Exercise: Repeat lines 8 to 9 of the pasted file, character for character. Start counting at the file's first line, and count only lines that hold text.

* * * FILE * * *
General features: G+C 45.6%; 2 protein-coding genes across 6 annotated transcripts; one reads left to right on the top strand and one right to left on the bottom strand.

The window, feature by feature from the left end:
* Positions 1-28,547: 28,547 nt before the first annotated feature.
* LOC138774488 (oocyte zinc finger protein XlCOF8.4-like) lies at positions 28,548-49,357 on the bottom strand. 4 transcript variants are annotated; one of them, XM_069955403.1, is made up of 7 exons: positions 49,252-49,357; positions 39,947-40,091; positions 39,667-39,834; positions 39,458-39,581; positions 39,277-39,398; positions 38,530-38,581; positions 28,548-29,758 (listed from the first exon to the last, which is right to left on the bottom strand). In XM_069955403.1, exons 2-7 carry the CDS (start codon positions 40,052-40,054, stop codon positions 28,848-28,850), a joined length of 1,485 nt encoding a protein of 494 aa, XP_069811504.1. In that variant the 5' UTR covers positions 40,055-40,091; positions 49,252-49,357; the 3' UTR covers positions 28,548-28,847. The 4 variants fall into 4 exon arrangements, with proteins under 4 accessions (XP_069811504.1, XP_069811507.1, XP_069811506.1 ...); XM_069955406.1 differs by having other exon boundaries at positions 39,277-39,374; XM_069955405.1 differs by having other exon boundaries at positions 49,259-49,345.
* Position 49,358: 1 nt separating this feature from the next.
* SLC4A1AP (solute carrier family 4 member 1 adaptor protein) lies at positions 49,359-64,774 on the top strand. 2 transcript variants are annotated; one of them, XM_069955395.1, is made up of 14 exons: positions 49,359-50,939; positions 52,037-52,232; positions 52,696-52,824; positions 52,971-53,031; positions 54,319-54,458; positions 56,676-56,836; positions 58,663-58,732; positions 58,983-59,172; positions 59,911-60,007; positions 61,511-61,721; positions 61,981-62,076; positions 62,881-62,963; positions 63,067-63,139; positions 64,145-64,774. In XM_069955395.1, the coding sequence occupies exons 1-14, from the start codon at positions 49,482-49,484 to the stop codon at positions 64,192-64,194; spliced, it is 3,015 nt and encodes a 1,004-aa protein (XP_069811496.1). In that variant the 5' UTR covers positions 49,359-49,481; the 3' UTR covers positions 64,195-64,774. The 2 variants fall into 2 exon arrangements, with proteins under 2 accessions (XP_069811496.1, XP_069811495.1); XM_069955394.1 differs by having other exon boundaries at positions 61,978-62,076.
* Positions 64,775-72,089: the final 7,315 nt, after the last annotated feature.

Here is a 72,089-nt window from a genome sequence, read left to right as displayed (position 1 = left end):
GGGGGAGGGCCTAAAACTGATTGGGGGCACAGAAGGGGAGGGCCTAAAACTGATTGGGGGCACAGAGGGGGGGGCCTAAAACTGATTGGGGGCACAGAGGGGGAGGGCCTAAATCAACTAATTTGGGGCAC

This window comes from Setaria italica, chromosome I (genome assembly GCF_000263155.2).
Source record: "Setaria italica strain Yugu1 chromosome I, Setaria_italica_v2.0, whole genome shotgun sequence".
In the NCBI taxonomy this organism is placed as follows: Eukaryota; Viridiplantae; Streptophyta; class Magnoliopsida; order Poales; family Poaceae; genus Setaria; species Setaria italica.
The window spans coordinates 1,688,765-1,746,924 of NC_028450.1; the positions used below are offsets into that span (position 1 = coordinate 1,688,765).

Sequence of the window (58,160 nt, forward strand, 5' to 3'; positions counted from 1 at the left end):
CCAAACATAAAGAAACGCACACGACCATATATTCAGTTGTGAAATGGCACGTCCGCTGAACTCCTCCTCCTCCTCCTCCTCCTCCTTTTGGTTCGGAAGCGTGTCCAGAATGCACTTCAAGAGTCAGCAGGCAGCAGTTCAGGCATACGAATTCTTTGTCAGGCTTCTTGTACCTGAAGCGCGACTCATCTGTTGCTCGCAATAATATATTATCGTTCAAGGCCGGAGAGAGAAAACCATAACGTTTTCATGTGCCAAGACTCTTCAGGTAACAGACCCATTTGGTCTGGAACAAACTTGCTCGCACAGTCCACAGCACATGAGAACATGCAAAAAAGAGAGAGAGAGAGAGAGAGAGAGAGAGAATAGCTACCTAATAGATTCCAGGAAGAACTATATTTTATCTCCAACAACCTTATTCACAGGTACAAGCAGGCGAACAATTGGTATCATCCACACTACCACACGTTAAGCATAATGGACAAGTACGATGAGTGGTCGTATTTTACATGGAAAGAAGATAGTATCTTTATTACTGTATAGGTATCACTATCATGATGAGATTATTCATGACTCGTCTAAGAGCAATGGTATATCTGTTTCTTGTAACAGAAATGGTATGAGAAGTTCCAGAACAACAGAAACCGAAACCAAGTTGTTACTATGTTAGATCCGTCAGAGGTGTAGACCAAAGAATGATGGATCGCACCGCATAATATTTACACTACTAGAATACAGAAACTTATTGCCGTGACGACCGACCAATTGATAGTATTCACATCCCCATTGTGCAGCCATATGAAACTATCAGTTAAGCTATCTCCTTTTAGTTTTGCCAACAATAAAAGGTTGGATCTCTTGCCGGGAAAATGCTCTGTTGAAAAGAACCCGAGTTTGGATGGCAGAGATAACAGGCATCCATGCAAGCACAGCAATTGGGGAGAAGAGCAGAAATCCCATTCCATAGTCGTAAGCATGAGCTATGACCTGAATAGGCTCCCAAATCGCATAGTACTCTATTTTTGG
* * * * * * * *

Here is a 72,089-nt window from a genome sequence, read left to right as displayed (position 1 = left end):
GGGGGAGGGCCTAAAACTGATTGGGGGCACAGAAGGGGAGGGCCTAAAACTGATTGGGGGCACAGAGGGGGGGGCCTAAAACTGATTGGGGGCACAGAGGGGGAGGGCCTAAATCAACTAATTTGGGGCAC